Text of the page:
Volume 04, Issue 10
Future begins—and ends—with
Our customers—whether they are airlines or military services, businesses or governments—want basically the same thing: products, systems and services that provide them with ever more capability at ever lower costs. They need to be more productive.
To help them become so—and to help Boeing grow—we must be more productive, too. And that's something that every Boeing person can help with, by supporting our four companywide initiatives.
Right now, Boeing is in the enviable position of having a record backlog of more than $200 billion. Our product lines are incredibly strong. Our businesses are well positioned in healthy markets. So what do we have to worry about?
Two things: (1) executing on that backlog and (2) adding to it at the same time. In other words, simultaneously improving both productivity and growth—for ourselves and for our customers.
To a great extent, we can control our own destiny. Boeing is providing a set of tools and resources—in the form of four performance-driving initiatives—to support our business plans and help boost our teams' productivity, stimulate our businesses' growth, and enable every individual across the enterprise to make a greater contribution to the company's success.
We start from a position of strength. Both Commercial Airplanes and Integrated Defense Systems are offering products that help their customers operate considerably more efficiently than was possible in the past. Both have introduced Lean practices throughout much of their production operations. Both have developed partnership-style relationships with their suppliers.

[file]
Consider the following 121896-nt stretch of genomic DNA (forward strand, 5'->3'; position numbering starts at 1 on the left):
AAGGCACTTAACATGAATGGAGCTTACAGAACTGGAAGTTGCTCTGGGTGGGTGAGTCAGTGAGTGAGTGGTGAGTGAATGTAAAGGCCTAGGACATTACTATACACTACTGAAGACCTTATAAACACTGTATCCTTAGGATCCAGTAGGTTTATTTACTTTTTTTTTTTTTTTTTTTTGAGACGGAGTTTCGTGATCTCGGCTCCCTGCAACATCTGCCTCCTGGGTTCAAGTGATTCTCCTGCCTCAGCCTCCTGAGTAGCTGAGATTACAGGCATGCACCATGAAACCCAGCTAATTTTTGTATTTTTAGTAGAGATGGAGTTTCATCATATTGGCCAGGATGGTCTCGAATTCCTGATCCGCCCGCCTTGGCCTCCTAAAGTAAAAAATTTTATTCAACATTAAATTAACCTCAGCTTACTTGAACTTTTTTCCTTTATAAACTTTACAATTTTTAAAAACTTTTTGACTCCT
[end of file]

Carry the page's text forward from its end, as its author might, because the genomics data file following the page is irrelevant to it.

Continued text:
And, through our Lean+ and Global Sourcing initiatives, both are working to share best practices and take us to the next levels of efficiency. These and our other two initiatives—Internal Services Productivity and Development Process Excellence—will enable people throughout the enterprise to contribute to improving our business performance, even if they never directly see or touch a product.
Here's why this is so important.
Commercial Airplanes has had great success in winning new orders from a wide range of customers—primarily international ones. They have chosen Boeing's products for operating efficiency, cabin comfort and a range that enables expanded point-to-point service. As a result, we are now tasked with delivering on a significant ramp up in production over the next two years. In addition to honoring our customer delivery commitments, a successful production ramp up will provide the earnings that power continued investment in new products and services to enable our long-term growth. The initiatives can help us meet this critical challenge.
Eventually, the large U.S. network carriers will recover their financial footing and begin ordering new airplanes to compete more effectively. Our competitors will be just as interested in winning this business as we are, and they will be very aggressive in their efforts to do so. This means Boeing has to continually improve the quality and capability of our products and services at lower costs to our customers. The initiatives will help us do that, too.
Integrated Defense Systems also confronts a significant execution challenge. After having grown 50 percent in the last five years, IDS faces a moderating market. With the defense industry's largest backlog, our greatest challenge is to keep our programs sold in the face of tremendous pressure on the U.S. defense budget. Day-to-day execution throughout the entire supply chain will be the determining factor of success or failure. If programs run behind schedule or over budget, they will face the threat of termination.
The four initiatives will be key here, as well. In addition to helping IDS meet cost and deadline commitments, they will help improve the quality and reliability of its products and services while expanding capability and lowering lifecycle costs—all important to our government customers.
Regardless of business, we're all, basically, part of the Boeing sales, marketing and business-development teams; it's just that most of us help sell our products by designing, delivering and supporting them ever more efficiently. We can never forget that our future begins and ends with our customers. Ultimately, the more productive we become, the more we will help our customers succeed—and the more we will help our own company grow.
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